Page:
I vote repair it till you let the smoke out of it. You know all electronic devices run off of smoke. When you let the smoke out of it you will have a hard time putting it back in;)

-- Superdav "No matter where you go - there you are." http://chiselandforge.com

View boxcarmarty's profile

boxcarmarty

9016 posts in 964 days


#8 posted 891 days ago

@sras – The motor and bearings still runs smooth. That is why I’m even considering fixing it. It has been a good sander and if it will give me a couple of more years, then that would give me the opportunity to shop for an upgrade.

@ WudnHevn – I understand what you’re saying about biting the bullet and moving on. I looked at a couple of different models and think the Masterforce would be a good sander to have. There were alot of things, including motor and bearings, taken into account. That’s what makes it a tough decision.

-- My mind is like lighting, one brilliant flash, then its gone.....

View a1Jim's profile

a1Jim

112001 posts in 2181 days


#9 posted 891 days ago

I agree with Jonathan, I think the parts may cost more than the sanders worth. I have seen sanders like this on craigslist for $25-$50 so you can’t compair your repair cost to a new sander because it’s not new now and it won’t be if you repair it. It’s up to you what you do but I would steer clear of a craftsman anything.Spending a little more still doesn’t guarantee a long lasting tool because more commercial machines are in the $650 on up but at least a new lower end sanding has a guarantee
http://www.grizzly.com/products/Combo-Sander-4-x-36-Belt-6-Disc/G0547

-- http://artisticwoodstudio.com Custom furniture

View Roger's profile

Roger

14177 posts in 1408 days


#10 posted 891 days ago

maybe searsparts.com may be the answer, or, like others have said, time fer a new one. HF has some decent ones not too expensive, or, old faithful, Craigs List. I’d mount the next one to a board that you can clamp to your bench when you get it back to life. sorry to hear that. it had to be ruff to watch that plunge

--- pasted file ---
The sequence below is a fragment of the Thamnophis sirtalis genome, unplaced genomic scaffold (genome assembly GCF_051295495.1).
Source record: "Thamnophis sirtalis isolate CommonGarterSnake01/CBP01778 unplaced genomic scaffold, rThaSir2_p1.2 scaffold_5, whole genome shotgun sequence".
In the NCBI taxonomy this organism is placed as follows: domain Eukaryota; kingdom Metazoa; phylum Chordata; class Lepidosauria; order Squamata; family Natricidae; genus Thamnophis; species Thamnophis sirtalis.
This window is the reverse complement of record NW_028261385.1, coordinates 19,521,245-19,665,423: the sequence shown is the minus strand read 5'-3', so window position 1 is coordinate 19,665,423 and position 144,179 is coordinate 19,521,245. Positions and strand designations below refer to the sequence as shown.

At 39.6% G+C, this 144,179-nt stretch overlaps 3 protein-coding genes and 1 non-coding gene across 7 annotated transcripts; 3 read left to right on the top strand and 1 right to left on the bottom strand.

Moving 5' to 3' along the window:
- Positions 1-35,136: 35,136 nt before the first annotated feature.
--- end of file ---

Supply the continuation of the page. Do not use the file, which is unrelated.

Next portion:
-- Roger from KY. Work/Play/Travel Safe. Kentuk55@bellsouth.net

View Roger's profile

Roger

14177 posts in 1408 days


#11 posted 891 days ago

View Martyroc's profile

Martyroc

2708 posts in 910 days


#12 posted 891 days ago

If you could find a used on in the $50-$75 range I would buy it, however I would still fix that one, mainly because I am always up for the challenge, and also the satisfaction of bringing it back from the dead. That might be why I have 2 & 3 of almost all my tools. Most of the tools I have repaired I have passed on to people that are just getting into woodworking, and I like to make sure it’s not a phase for them, sometimes I am right, only wrong once. To me it wouldn’t matter the repair cost if I knew I was going to give it to someone to get started, and then by a new one for myself, hey maybe that’s why my wife says we have no money?

-- Martin ....always count the number of fingers you have before, and after using the saw.

View hhhopks's profile

hhhopks

561 posts in 981 days


#13 posted 891 days ago

I would hunt down a junker and steal parts from it.
Gook luck.

-- I'll be a woodworker when I grow up. HHHOPKS

View boxcarmarty's profile

boxcarmarty

9016 posts in 964 days


#14 posted 891 days ago

Thanks a1Jim and Roger for the links. If I buy a new one I’ll go with a 6 inch instead of a 4.

@Martyroc – Good point. I’ll probably go ahead and make the repairs and continue to use this one while I shop for a new 6 inch. I can then pass this one on to my son.

-- My mind is like lighting, one brilliant flash, then its gone.....

View William's profile

William

8930 posts in 1446 days


#15 posted 891 days ago

I vote to buy a Ridgid oscillating belt/spindle sander combo.
I know it’s a different style sander, but since I got mine a year or two ago, it’s the only stationary sander I use anymore.

If you insist on the style sander as this one, I say fix it if it’s been a good one. All the sanders I’ve looked at in that style always have things I don’t like about them. Most of them, the belt table flexes too much. I just don’t have a lot of confidence in something like that if I can move it too easily with my hands in a way that it shouldn’t move.

-- http://wddsrfinewoodworks.blogspot.com/